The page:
Yes, you can successfully hunt Sage Grouse without a dog.
Hunting sage grouse without a dog — is there such a thing? The fact is that many people hunt birds without a dog. Lots of times a big game hunt will need to add some diversity to the hunt, resulting in a walk with a shotgun. Other times people just want to get out in the uplands but don’t have the connivance of a bird dog or maybe just do not want one along.
Sage grouse tend to live in big open country with lots of sage that can look all the same. Walking aimlessly through that country hoping to bump into a bird may work, but there are ways to add structure and purpose to your stroll.
Look for Sage Grouse sign with a Planned Path
If you have been to sage grouse country before, think about where you have seen the birds, especially during that particular time of year. Where did you bump into them? Was it by a road, or walking a coulee? Around a pond, or some source of water? Remember those places, go back to check them out. Look for signs birds are still in the area. If you are exploring a new location, look for an area that has the type of land where you have seen birds in the past.
Identifying sage grouse habitat is the foundation of good hunting. Even when hunting with a dog, I like to look around ponds in the area. I walk around them to see if I find any tracks, feathers, or droppings. Sage grouse like to walk. Many times you will find them walking into the pond in the evening to get a drink. If you see signs on one side of the pond, most likely the birds have been walking in from that direction. Head out the way the tracks came from.
Once you start walking out from the pond, figure out a pattern for your walk. It might be there is a draw below where the birds have followed up. One approach would be to take a section of land and start a crisscross pattern so you cover it thoroughly. After working that section, move to an adjacent section of land and come back up using the same pattern. Sage grouse can walk long distances so lengthen your walk to around a mile.
As you are covering the ground continue looking for signs of sage grouse such as tracks, feathers, or droppings. Droppings are the best because they will tell you if the birds have been in the area recently. If no sign is found then move to a different area. Remember sage grouse can cover big sections of land daily by either walking or flying. Another simple approach would be to make teardrop-shaped loops away from the pond. Look for the same signs and distance as mentioned with a crisscross pattern.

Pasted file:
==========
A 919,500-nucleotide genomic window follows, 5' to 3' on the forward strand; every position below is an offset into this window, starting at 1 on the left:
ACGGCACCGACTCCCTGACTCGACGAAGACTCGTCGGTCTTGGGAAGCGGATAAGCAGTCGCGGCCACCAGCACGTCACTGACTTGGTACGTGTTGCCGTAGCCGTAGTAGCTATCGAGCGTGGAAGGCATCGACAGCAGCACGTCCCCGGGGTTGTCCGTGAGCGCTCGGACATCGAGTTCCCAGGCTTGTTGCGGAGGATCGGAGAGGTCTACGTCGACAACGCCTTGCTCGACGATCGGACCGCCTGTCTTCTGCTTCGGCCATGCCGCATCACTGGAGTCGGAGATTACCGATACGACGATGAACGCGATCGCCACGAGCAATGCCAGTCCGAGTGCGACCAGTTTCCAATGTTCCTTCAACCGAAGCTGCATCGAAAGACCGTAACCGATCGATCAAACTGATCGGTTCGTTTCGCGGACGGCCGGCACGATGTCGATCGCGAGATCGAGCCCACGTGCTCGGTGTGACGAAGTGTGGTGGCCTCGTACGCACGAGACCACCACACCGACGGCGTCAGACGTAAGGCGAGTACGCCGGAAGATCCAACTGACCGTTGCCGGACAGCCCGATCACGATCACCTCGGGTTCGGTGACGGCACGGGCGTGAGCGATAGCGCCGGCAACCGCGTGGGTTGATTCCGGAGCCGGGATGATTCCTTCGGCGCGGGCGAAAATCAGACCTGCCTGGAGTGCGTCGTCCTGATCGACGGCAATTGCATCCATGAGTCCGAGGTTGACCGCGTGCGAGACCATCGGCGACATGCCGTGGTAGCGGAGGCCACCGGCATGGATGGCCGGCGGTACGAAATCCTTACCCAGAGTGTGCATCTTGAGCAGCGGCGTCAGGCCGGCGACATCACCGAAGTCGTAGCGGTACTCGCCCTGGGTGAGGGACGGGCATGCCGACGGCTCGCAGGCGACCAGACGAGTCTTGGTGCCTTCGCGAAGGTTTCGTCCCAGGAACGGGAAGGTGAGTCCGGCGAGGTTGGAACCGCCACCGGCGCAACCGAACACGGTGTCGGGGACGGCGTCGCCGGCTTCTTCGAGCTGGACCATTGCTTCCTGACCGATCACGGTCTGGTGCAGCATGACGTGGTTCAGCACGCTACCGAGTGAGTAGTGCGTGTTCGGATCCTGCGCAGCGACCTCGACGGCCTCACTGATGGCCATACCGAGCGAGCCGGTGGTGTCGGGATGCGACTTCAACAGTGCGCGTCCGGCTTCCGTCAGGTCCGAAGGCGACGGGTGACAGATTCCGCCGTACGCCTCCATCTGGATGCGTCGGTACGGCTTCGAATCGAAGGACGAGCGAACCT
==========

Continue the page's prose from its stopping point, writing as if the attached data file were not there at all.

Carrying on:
Leks can lead you to Sage Grouse
Leks are breeding grounds sage grouse have used for many years. Research where the leks are in the area and hunt around them. The males tend to stay within a distance of the leks, which is a good indicator sage grouse are in the area just depending on the year. Some leks are old and abandoned but still considered a lek. With the type of country sage grouse live in, this could mean they are a mile or more away, so branch out away from the lek. It would be a good idea to use the same strategy as described with a pond.
Dirt Roads are your Friend
Many times I have found birds crossing roads, or within a close distance of leaving the truck. Walk down the road and look for any sign of sage grouse. This would be best if it has rained or snowed within the last couple of days. Sage grouse will move around, but do like the same places when not disturbed. If you find that tracks start to make circles or half circles on one side of the road, switch to the other side. As you are doing this look for more sign, and take note of what type of cover it’s in. Is it in the open grass, or sage? As you see more sign of where the birds have been, focus on those types of areas and just around them.
Having a dog definitely adds to the experience of sage grouse hunting for me. However, you are not limited to hunting upland birds with a dog. Just being in the country sage grouse live in is a surreal experience, something which can be enjoyed with or without a dog.
Brandon Moss's life motto is, "I don't care what I'm doing as long as I have two straps over my shoulders." He is a 4th generation hunter who can't spend enough time in the field. Born and raised in Montana he has nurtured an addition to following American Brittany's out on the prairies. Brandon hopes by telling his story it will inspire others to head to the field and experience, what he has come to love, for themselves.